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The Letters of Elizabeth Barrett Browning (1 of 2)

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CHAPTER I 1806-1835

Elizabeth Barrett Barrett, still better known to the world as Elizabeth Barrett Browning, was born on March 6, 1806, the eldest child of Edward and Mary Moulton Barrett. I Both the date and place of her birth have been matters of uncertainty and dispute, and even so trustworthy an authority as the 'Dictionary of National Biography' is inaccurate with respect to them. All doubt has, however, been set at rest by the discovery of the entry of her birth in the parish register of Kelloe Church, in the county of Durham. She was born at Coxhoe Hall, the residence of Mr. Barrett's only brother, Samuel, about five miles south of the city of Durham. Her father, whose name was originally Edward Barrett Moulton, had assumed the additional surname of Barrett on the death of his maternal grandfather, to whose estates in Jamaica he was the heir. Of Mr. Barrett it is recorded by Mr. Browning, in the notes prefixed by him to the collected edition of his wife's poems, that 'on the early death of his father he was brought from Jamaica to England when a very young child, as a ward of the late Chief Baron Lord Abinger, then Mr. Scarlett, whom he frequently accompanied in his post-chaise when on circuit. He was sent to Harrow, but received there so savage a punishment for a supposed offence (burning the toast)'—which, indeed, has been a 'supposed offence' at other schools than Harrow—'by the youth whose fag he had become, that he was withdrawn from the school by his mother, and the delinquent was expelled. At the age of sixteen he was sent by Mr. Scarlett to Cambridge, and thence, for an early marriage, went to Northumberland.' His wife was Miss Mary Graham-Clarke, daughter of J. Graham-Clarke, of Fenham Hall, Newcastle-upon-Tyne, but of her nothing seems to be known, and her comparatively early death causes her to be little heard of in the record of her daughter's life.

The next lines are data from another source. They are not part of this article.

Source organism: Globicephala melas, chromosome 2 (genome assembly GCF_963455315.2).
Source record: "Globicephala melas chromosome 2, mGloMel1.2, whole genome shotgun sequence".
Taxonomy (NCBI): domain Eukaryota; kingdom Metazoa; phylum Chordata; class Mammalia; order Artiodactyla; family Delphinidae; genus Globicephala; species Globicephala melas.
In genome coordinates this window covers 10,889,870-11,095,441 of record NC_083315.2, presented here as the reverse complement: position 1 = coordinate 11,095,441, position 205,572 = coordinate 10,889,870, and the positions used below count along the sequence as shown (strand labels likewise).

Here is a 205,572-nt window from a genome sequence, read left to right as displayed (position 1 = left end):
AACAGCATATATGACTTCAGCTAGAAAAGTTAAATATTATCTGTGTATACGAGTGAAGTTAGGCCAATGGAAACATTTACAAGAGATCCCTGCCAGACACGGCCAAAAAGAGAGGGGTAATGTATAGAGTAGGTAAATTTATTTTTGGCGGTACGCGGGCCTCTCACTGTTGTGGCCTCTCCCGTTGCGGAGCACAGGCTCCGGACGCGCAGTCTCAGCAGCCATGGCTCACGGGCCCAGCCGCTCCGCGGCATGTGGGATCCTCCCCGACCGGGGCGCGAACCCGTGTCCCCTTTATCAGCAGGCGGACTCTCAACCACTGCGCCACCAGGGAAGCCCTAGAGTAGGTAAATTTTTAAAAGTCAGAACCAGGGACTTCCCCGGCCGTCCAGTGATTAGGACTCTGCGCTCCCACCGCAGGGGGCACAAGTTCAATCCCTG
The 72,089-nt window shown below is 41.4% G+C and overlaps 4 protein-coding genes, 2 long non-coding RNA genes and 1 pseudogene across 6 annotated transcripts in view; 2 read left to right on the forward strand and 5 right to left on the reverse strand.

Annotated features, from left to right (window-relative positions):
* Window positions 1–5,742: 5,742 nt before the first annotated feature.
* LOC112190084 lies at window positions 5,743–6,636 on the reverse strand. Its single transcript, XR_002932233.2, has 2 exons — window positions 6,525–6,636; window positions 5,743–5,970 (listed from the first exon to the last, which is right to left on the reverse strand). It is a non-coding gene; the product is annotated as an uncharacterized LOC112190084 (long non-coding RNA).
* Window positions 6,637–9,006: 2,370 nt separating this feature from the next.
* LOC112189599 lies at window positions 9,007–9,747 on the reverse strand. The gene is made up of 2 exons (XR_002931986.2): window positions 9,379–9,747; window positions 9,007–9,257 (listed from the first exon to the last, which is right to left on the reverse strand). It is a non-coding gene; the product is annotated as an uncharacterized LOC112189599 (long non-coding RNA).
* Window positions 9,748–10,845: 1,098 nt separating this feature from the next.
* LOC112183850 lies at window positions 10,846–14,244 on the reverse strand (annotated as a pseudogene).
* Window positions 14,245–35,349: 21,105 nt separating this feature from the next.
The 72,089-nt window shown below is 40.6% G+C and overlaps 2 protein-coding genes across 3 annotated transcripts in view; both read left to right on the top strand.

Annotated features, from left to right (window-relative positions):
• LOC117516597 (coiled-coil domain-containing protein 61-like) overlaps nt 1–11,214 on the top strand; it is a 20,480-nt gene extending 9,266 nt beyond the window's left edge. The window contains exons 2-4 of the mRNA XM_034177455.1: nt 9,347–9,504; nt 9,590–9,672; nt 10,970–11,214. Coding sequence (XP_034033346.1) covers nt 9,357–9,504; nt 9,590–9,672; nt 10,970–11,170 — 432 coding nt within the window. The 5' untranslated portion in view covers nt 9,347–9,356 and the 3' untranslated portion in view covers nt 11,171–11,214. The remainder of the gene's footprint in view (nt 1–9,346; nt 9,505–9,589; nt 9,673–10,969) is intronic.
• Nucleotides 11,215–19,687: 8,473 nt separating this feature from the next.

Nothing is to be gained by trying to trace back the genealogy of the Barrett family, and it need merely be noted that it had been connected for some generations with the island of Jamaica, and owned considerable estates there. It is a curious coincidence that Robert Browning was likewise in part of West Indian descent, and so, too, was John Kenyon, the lifelong friend of both, by whose means the poet and poetess were first introduced to one another.

The family of Mr. Edward Barrett was a fairly large one, consisting, besides Elizabeth, of two daughters, Henrietta and Arabel, and eight sons—Edward, whose tragic death at Torquay saddened so much of his sister's life, Charles (the 'Stormie' of the letters), Samuel, George, Henry, Alfred, Septimus, and Octavius; Mr. Barrett's inventiveness having apparently given out with the last two members of his family, reducing him to the primitive method of simple enumeration, an enumeration in which, it may be observed, the daughters counted for nothing. Not many of these, however, can have been born at Coxhoe; for while Elizabeth was still an infant—apparently about the beginning of the year 1809—Mr....